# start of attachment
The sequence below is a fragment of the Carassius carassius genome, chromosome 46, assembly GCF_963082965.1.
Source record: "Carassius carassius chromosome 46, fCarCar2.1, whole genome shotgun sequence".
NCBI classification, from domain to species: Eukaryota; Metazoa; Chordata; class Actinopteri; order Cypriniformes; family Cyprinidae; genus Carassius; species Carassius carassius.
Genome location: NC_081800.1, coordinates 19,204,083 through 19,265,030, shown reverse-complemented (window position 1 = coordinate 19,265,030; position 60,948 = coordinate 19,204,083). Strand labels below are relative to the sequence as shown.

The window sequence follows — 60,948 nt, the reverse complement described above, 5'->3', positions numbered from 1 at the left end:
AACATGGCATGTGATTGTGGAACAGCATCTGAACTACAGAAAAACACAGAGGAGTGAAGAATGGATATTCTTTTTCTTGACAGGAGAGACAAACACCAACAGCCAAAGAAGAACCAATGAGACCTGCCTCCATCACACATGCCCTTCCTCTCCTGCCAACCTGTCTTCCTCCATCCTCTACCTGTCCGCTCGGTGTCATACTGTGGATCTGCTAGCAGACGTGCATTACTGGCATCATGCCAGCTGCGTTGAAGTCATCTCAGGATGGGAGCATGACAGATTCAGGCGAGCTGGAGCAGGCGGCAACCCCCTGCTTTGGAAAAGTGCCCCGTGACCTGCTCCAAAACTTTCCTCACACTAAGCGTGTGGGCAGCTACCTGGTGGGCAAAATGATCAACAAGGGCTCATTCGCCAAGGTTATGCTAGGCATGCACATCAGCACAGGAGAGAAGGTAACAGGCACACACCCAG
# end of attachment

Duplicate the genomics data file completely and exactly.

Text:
The sequence below is a fragment of the Carassius carassius genome, chromosome 46, assembly GCF_963082965.1.
Source record: "Carassius carassius chromosome 46, fCarCar2.1, whole genome shotgun sequence".
NCBI classification, from domain to species: Eukaryota; Metazoa; Chordata; class Actinopteri; order Cypriniformes; family Cyprinidae; genus Carassius; species Carassius carassius.
Genome location: NC_081800.1, coordinates 19,204,083 through 19,265,030, shown reverse-complemented (window position 1 = coordinate 19,265,030; position 60,948 = coordinate 19,204,083). Strand labels below are relative to the sequence as shown.

The window sequence follows — 60,948 nt, the reverse complement described above, 5'->3', positions numbered from 1 at the left end:
AACATGGCATGTGATTGTGGAACAGCATCTGAACTACAGAAAAACACAGAGGAGTGAAGAATGGATATTCTTTTTCTTGACAGGAGAGACAAACACCAACAGCCAAAGAAGAACCAATGAGACCTGCCTCCATCACACATGCCCTTCCTCTCCTGCCAACCTGTCTTCCTCCATCCTCTACCTGTCCGCTCGGTGTCATACTGTGGATCTGCTAGCAGACGTGCATTACTGGCATCATGCCAGCTGCGTTGAAGTCATCTCAGGATGGGAGCATGACAGATTCAGGCGAGCTGGAGCAGGCGGCAACCCCCTGCTTTGGAAAAGTGCCCCGTGACCTGCTCCAAAACTTTCCTCACACTAAGCGTGTGGGCAGCTACCTGGTGGGCAAAATGATCAACAAGGGCTCATTCGCCAAGGTTATGCTAGGCATGCACATCAGCACAGGAGAGAAGGTAACAGGCACACACCCAG